It's been quite a while now since DEFRA announced that all poultry and game birds would need to be kept under cover, or indoors, from 29th November 2021. However, we are noticing that more and more people are releasing their birds and not following restrictions. We would like to remind everyone how important it is to follow the rules and legal guidance by keeping your birds under cover.
At the moment, there is still not certain date set for when restrictions will ease. All cases of Avian Influenza (bird flu) are still being monitored and prevention zones are still in force in several areas of the UK. As hard as it is to keep birds inside, it is so crucial at this time. The rules apply for ALL poultry-keepers, whether your birds are commercial or pets.
What are the rules of the Bird-Flu Flockdown?
To halt the spread of the disease, the government implemented a compulsory housing order requiring all poultry keepers to implement strict biosecurity measures and to keep their birds undercover and away from wild birds. The housing order is a legal requirement.
Advice on how to keep your hens safe can also be found on the APHA and DEFRA website, but here is also a summary of the requirements to keep your hens safe outside:
Keep all poultry and captive birds under cover (can be done with fine netting) to protect them from the risk of wild bird faeces getting into the run/coop.
Clean and disinfect all clothing, footwear, equipment and vehicles before/after contact with your birds - use disposable protective clothing where practical.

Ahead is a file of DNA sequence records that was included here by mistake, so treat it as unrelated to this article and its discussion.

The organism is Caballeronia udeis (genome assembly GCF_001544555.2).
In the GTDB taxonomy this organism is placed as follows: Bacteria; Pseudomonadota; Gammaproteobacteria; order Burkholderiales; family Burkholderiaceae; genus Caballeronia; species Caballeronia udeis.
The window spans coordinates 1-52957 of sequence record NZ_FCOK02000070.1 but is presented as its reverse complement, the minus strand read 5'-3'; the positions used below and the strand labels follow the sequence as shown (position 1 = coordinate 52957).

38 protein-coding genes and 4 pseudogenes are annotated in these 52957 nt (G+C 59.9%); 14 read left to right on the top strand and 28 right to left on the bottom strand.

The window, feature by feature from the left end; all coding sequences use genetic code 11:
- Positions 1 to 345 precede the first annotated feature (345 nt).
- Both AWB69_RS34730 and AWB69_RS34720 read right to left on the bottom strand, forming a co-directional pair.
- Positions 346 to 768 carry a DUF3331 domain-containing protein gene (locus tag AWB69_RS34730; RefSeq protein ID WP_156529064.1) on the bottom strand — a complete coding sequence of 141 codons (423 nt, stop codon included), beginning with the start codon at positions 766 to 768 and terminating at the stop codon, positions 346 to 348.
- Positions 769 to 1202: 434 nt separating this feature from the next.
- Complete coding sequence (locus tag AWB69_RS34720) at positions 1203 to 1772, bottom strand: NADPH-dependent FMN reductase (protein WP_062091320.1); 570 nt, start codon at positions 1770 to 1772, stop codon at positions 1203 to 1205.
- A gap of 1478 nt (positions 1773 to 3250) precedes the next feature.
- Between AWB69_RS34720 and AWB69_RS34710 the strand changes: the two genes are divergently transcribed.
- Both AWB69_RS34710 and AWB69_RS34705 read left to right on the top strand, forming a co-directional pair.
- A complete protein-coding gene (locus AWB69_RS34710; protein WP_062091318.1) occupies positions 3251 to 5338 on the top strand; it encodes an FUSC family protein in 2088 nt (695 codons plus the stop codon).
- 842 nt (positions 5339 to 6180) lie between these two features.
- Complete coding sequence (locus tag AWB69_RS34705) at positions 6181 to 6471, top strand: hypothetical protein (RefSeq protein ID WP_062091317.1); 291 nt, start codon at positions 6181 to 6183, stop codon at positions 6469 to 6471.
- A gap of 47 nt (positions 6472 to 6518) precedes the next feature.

Reduce the movement of people, vehicles or equipment to/from areas where your birds are kept, minimise contamination from manure and use effective vermin control.
Use fresh disinfectant at the right concentration before entering enclosures.
Minimise direct and indirect contact between your birds and wild birds, making sure all feed and water are not accessible to wild birds.
What are the symptoms of Bird Flu? What should I look out for?
The main symptoms of Avian Influenza are:
Depression or seeming nervous
Loss of appetite
Decrease of egg-laying (or stopping altogether)
Swelling and blue discolouration of combs and wattles due to disturbance of blood circulation
Coughing or sneezing
However, sudden death can occur without any symptoms.
If your birds have any of these symptoms, you should contact your nearest hen-friendly vet and also report to DEFRA. Sadly, if confirmed, the infected birds are humanly culled - this is the case whether commercial or domestic.
If you notice another bird-keeper not complying with the housing order rules, we would strongly advise approaching them to ensure they are aware of the situation or, if needed, contact your local council.
For the latest updates on Avian Influenza, visit the Government website here